Another con is that everyone wears the same clothes… I understand trends and styles are trendy on the Internet. But then you find out that your friend has the same shirt, hoodie, or whatever. I support trends and I follow some of them… but I think that is better to have a personal style and feel identified with what you are wearing. And then you can play around and combine it with some trends, etc. I heard girls asking which are the colors of the season and which don’t so they throw away the ones that are not going to be trendy anymore. And I think that this is the worst thing you can do.
Last but not least, the fast fashion industry supports slave work. Nearly all of our clothes are made in countries where workers’ rights are nonexistent. Garment workers are exploited because they are forced to work from about 14 to 16 hours a day, 7 days a week, and just gaining $3 per day in terrible conditions. Indeed this thing was revealed to the public when happened the incident at Rana Plaza, Bangladesh. At least 1,138 workers died when the fashion factory collapsed.
A report from 2018 published that forced labor and child labor exist in the fashion industry in different countries like Argentina, India, Brazil, China, and more. You can see the report here.
Moreover, as time goes by more and more brands are sharing lists and details about their workers and wages. But it’s not enough because there’s still forced labor and 80% of garment workers are women.
As you can see, the fast fashion industry has more cons than pros… I know that it is very tempting to buy trendy clothes at a very low price. But when you realize that they were made with low-quality materials (plastic), that they will not last much and probably you will have to buy more, and that their people work in bad conditions… well, that’s different.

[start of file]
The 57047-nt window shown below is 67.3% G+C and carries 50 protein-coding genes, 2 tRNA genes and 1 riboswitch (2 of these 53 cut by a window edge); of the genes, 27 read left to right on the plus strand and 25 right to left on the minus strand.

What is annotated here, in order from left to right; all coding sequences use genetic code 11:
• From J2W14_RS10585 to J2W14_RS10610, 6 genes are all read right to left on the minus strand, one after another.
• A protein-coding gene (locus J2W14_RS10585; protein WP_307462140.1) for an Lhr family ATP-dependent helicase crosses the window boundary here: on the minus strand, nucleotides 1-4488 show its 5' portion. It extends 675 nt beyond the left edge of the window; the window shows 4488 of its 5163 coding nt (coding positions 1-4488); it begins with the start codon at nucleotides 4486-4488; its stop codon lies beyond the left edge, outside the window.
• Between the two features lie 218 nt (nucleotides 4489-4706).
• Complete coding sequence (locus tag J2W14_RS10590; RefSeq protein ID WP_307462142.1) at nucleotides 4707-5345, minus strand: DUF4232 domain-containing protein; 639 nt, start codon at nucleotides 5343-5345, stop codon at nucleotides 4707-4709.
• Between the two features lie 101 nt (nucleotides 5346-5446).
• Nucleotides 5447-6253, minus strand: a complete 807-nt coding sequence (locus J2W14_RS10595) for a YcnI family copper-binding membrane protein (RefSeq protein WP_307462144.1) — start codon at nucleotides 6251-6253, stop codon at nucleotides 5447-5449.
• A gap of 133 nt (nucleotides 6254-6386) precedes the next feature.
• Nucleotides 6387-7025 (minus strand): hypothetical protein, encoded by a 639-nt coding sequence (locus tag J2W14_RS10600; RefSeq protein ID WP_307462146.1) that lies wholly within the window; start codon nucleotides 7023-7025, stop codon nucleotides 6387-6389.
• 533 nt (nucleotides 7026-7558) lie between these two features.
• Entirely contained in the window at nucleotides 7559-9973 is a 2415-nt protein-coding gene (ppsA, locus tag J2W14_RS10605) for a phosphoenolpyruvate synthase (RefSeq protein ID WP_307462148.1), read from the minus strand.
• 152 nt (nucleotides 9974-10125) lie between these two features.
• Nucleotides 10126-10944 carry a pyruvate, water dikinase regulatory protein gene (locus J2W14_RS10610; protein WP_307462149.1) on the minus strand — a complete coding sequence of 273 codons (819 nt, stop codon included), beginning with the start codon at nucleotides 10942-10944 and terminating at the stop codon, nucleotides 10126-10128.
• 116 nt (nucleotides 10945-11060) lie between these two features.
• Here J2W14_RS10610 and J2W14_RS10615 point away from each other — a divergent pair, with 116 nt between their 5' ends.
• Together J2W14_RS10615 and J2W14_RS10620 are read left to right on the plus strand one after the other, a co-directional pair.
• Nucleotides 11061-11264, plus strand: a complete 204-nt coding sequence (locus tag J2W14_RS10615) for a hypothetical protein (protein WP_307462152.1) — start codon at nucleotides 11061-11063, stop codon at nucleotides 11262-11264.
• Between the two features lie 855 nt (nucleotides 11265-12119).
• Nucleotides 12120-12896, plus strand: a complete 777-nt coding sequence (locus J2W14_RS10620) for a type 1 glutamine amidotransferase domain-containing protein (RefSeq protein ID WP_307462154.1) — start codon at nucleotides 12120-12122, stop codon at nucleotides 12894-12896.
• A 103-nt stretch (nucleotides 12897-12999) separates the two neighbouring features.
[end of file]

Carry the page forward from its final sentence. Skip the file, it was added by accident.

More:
I hope to be of help the next time you purchase an item with this information. And let me tell you a secret: you can find trendy outfits made of good materials in vintage and second-hand clothes shop at a great price 🙂 There are alternatives to shopping for clothes and being a more responsible fashion consumer. It’s all about doing little steps and being informed. Information is everything!
If you liked this post then I recommend you read Fast Fashion vs Slow Fashion.
What do you think about all this? I want to read you all! If you have any questions or suggestions I would be glad to read you in the comments 🙂
How to have a more sustainable & ethical approach to fashion
If you read until now it means that you’re interested in changing your fashion consumer habits… Then I recommend you my guide! Step by step of how to have a more sustainable & ethical approach to fashion. In this guide, you’ll find a workbook, recommendations to keep having info about sustainability in fashion, shopping tips, how to read labels, capsule wardrobe ideas, and extra tips JUST FOR YOU!
You can reach me at firstname.lastname@example.org with the subject “Guide Info” so I can give you the details. Also, by supporting me with this guide you will help me to keep running the blog 🙂 Thank you guys!!!